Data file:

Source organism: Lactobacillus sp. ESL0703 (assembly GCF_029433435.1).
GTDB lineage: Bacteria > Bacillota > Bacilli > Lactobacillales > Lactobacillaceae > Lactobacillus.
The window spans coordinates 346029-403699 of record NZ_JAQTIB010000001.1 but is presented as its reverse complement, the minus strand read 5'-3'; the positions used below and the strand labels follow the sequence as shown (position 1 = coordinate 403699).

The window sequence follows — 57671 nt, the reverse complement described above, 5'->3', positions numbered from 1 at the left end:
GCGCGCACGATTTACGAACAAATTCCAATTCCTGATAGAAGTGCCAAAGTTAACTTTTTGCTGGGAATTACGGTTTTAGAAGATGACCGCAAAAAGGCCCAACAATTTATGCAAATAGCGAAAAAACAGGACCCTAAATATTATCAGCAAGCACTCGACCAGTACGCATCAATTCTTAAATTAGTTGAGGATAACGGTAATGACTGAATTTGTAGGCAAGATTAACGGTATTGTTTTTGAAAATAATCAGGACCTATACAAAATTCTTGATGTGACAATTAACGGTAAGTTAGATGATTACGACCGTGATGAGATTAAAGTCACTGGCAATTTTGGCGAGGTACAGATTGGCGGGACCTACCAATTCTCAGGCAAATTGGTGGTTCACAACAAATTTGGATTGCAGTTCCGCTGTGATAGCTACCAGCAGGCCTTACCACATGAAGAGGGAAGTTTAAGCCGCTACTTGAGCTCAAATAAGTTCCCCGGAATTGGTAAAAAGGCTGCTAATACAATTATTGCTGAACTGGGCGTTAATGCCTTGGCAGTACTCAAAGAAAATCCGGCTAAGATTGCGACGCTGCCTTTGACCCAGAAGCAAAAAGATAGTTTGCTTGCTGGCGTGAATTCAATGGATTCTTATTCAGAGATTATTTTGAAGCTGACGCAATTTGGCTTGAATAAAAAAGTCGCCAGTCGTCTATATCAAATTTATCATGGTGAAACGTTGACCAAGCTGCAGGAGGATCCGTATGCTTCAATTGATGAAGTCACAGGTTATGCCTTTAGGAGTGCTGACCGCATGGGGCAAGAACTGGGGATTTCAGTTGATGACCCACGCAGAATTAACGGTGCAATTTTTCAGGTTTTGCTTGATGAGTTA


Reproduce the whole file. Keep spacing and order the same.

Source organism: Lactobacillus sp. ESL0703 (assembly GCF_029433435.1).
GTDB lineage: Bacteria > Bacillota > Bacilli > Lactobacillales > Lactobacillaceae > Lactobacillus.
The window spans coordinates 346029-403699 of record NZ_JAQTIB010000001.1 but is presented as its reverse complement, the minus strand read 5'-3'; the positions used below and the strand labels follow the sequence as shown (position 1 = coordinate 403699).

The window sequence follows — 57671 nt, the reverse complement described above, 5'->3', positions numbered from 1 at the left end:
GCGCGCACGATTTACGAACAAATTCCAATTCCTGATAGAAGTGCCAAAGTTAACTTTTTGCTGGGAATTACGGTTTTAGAAGATGACCGCAAAAAGGCCCAACAATTTATGCAAATAGCGAAAAAACAGGACCCTAAATATTATCAGCAAGCACTCGACCAGTACGCATCAATTCTTAAATTAGTTGAGGATAACGGTAATGACTGAATTTGTAGGCAAGATTAACGGTATTGTTTTTGAAAATAATCAGGACCTATACAAAATTCTTGATGTGACAATTAACGGTAAGTTAGATGATTACGACCGTGATGAGATTAAAGTCACTGGCAATTTTGGCGAGGTACAGATTGGCGGGACCTACCAATTCTCAGGCAAATTGGTGGTTCACAACAAATTTGGATTGCAGTTCCGCTGTGATAGCTACCAGCAGGCCTTACCACATGAAGAGGGAAGTTTAAGCCGCTACTTGAGCTCAAATAAGTTCCCCGGAATTGGTAAAAAGGCTGCTAATACAATTATTGCTGAACTGGGCGTTAATGCCTTGGCAGTACTCAAAGAAAATCCGGCTAAGATTGCGACGCTGCCTTTGACCCAGAAGCAAAAAGATAGTTTGCTTGCTGGCGTGAATTCAATGGATTCTTATTCAGAGATTATTTTGAAGCTGACGCAATTTGGCTTGAATAAAAAAGTCGCCAGTCGTCTATATCAAATTTATCATGGTGAAACGTTGACCAAGCTGCAGGAGGATCCGTATGCTTCAATTGATGAAGTCACAGGTTATGCCTTTAGGAGTGCTGACCGCATGGGGCAAGAACTGGGGATTTCAGTTGATGACCCACGCAGAATTAACGGTGCAATTTTTCAGGTTTTGCTTGATGAGTTA